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After serving two tours of duty in Iraq, James Cote considers himself to be one of the lucky ones.
He feels that way because he made it home alive, unlike the thousands of American men and women who have lost their lives in battle. He is also lucky because, when he was discharged from the military in 2008, his re-entry into civilian life went smoothly. He enrolled in college, suffered no ill effects of war, such as post traumatic stress, and generally had a positive experience about his service in Iraq. Not every soldier is as fortunate as Cote, however.
"A lot of soldiers don't feel this way," Cote said. "There are many soldiers who have difficulty readjusting."
In late 2009, Cote, along with a fellow veteran, started the Soldiers Project CT, based in Cheshire. The group aims to fill in the gaps of services available to veterans, all free of charge. There is a Veterans Affairs office in West Haven, and Cote isn't trying to replace area VAs. Instead, he is focusing on a mental and physical wellness program for veterans as they adjust to life outside of the armed forces.
"We don't provide things any better than the VA. We are there for the inbetween areas and filling in the gap," Cote said. "We wanted to give back to Connecticut veterans. We are doing a lot of investigation and have developed our niche."
At the group's Highland Avenue facility, there are multiple conference rooms to hold one-on-one discussions or group talks. There is also a gym, with cardiovascular equipment and weights. It's a body and mind program that is "neglected in our society," Cote explained.
"I think it's positive for veterans to have this type of experience," Cote said. "Civilians need to know about the needs of veterans and how they are not being met."
According to Cote, discussions run the gamut, from talks about military service and the culture shock of joining a battalion, to "more heady issues," such as Post Traumatic Stress Disorder and how to adjust to the classroom or work setting. Most importantly, however, is the need to raise awareness, as many veterans are unaware of the free services that are available to them after being discharged from the military.
"Many vets coming back don't seek out the services because they don't know it's there. They don't know what is available to them," Cote explained.
Also on board with the team is a licensed psychotherapist, and Cote is working on getting his degree in social work and therapy. While dealing with the mind is part of the regime, a healthy body is also an important piece, he stated.
"It's about mind and body service. It's a complete wellness program," Cote said. "You can't neglect the body and deliver services only to the mind. Hopefully, vets will come in, work out, and talk about issues."
Last week on Veterans Day, a fundraiser was held at Soldiers Project CT as the community awareness campaign continues. Cote said there was a "good turnout" during the event and he received "very positive feedback" from those in attendance. It was a success because others in the community have now offered to help veterans and donate their time and services.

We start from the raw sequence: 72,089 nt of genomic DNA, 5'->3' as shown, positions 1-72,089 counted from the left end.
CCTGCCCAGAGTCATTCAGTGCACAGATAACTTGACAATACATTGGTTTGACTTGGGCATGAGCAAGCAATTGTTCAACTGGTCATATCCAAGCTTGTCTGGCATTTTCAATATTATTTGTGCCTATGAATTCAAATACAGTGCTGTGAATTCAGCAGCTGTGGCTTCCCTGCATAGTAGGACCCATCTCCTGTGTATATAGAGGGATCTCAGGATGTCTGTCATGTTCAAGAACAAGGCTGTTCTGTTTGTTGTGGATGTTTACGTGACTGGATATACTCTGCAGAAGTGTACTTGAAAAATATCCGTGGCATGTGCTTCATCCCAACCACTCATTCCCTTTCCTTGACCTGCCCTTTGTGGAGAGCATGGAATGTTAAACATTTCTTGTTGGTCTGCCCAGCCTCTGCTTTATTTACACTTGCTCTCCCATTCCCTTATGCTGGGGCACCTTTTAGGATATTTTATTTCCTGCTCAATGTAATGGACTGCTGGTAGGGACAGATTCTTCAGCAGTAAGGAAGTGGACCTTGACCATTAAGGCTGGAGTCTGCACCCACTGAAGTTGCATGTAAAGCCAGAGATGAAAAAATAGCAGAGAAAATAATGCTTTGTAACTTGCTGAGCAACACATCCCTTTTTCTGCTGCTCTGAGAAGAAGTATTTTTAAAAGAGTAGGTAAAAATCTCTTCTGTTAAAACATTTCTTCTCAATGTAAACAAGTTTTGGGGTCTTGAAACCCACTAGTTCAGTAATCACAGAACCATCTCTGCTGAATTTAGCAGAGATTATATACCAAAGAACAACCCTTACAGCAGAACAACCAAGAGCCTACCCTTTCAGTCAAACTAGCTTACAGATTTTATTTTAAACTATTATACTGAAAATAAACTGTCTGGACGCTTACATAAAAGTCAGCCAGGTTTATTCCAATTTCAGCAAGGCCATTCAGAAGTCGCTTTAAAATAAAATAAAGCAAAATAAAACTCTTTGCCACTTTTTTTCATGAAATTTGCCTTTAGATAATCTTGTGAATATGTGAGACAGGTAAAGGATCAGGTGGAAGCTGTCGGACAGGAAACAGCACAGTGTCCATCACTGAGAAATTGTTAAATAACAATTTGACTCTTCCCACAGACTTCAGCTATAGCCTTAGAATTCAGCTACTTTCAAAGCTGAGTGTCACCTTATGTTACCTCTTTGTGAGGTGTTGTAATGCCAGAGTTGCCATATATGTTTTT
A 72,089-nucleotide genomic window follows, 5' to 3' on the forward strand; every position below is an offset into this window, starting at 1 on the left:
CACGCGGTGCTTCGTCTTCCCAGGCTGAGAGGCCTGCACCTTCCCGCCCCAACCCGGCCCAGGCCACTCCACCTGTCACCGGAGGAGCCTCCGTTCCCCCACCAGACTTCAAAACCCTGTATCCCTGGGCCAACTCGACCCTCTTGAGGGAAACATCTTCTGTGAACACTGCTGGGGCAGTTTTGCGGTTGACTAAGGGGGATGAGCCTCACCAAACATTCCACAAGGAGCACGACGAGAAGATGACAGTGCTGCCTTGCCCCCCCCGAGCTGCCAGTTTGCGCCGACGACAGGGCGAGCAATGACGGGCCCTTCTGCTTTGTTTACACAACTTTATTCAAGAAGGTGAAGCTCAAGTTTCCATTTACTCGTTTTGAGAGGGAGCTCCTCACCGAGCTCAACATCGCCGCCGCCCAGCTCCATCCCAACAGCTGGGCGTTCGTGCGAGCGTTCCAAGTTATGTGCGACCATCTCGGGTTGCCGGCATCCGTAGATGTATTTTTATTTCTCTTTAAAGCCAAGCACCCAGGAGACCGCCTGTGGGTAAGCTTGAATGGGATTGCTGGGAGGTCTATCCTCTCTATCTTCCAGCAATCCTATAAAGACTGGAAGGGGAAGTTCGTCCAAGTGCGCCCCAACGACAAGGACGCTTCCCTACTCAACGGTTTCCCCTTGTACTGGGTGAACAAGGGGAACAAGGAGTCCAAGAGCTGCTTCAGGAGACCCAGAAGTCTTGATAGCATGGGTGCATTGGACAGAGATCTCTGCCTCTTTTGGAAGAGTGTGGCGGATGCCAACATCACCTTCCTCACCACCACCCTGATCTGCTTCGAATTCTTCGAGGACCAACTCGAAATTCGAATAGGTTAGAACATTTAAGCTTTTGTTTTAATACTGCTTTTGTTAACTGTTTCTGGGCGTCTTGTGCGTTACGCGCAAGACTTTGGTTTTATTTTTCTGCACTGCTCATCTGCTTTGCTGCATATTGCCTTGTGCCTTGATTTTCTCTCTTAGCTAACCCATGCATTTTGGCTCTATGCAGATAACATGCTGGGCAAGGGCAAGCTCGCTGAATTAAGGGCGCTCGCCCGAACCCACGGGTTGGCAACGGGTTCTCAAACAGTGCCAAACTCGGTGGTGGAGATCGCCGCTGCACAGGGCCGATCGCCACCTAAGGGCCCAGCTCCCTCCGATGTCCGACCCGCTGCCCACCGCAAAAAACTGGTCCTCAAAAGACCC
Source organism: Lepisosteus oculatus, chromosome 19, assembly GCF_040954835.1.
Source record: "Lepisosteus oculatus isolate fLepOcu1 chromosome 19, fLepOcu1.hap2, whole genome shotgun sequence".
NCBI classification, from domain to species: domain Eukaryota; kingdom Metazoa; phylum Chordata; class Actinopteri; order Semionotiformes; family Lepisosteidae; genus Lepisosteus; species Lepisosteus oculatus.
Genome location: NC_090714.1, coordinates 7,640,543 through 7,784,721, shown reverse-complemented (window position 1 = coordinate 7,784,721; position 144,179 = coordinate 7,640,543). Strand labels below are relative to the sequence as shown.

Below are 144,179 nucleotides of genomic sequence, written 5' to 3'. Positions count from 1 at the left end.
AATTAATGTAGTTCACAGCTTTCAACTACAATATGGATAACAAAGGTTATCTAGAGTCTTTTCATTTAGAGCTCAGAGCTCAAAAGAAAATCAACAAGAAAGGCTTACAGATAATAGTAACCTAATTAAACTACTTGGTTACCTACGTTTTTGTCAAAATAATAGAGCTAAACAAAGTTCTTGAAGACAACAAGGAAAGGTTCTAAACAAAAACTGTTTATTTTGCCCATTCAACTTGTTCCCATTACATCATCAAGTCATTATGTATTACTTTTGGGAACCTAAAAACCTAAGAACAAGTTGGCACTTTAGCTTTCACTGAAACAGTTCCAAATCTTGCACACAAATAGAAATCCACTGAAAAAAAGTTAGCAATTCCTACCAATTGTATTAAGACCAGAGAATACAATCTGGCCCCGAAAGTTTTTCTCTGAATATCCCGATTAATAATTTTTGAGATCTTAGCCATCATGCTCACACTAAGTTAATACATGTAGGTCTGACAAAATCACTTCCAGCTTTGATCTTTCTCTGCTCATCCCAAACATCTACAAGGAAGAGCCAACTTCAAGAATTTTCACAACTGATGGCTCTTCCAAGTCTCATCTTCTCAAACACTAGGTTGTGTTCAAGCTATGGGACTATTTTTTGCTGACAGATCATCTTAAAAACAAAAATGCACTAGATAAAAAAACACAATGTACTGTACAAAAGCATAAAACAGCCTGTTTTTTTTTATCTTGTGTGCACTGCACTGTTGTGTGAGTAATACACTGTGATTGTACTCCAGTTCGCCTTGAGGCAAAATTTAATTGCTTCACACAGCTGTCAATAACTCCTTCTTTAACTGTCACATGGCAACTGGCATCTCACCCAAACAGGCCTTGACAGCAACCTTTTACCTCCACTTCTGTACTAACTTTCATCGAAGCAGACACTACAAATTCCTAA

"It's not so surprising because I know people are passionate about giving back," Cote remarked. "There is definitely a gap between veteran and civilian life and we want to understand why it's there and how we can fill it."
Cote said there are many things on Americans’ minds nowadays, given the economy and job loss seen nationwide. Perhaps since the war is nearly a decade old, there has been "a fatigue" on the American mind and the "war has faded in a sense."
"But there are still troops being deployed and serving 15-month operations and we still need to show our support," Cote explained. "It's about veterans in the community and vets who are still overseas."
There are issues that Cote and Solders Project CT cannot tackle, such as homelessness, but the group can help with referral programs. Cote acknowledged that, if they don't have an answer, they will find it and direct veterans to the right area. As a member of the VA, Cote has utilized some of the services available to him. He said some contacts with the VA have looked over the Soldiers Project CT program and "said it was good."
Cote hopes to work with the government and share some of his knowledge on the transition back to civilian life and he is currently conducting a research survey on the matter. Those who stop by the group's office can take the survey to find out how these veterans were prepared for re-entry. With the idea of the "American Dream" on many people's minds, Cote thought soldiers feel pressured after leaving the military to achieve it.
"If you don't achieve the American Dream, you are seen as a failure. You are hit with that even harder after getting out of the military," Cote said. "You feel left behind and you have to play catch up. There are a lot of feelings after being discharged and that needs to be understood."
For more information on the Project, call (203) 528-6764.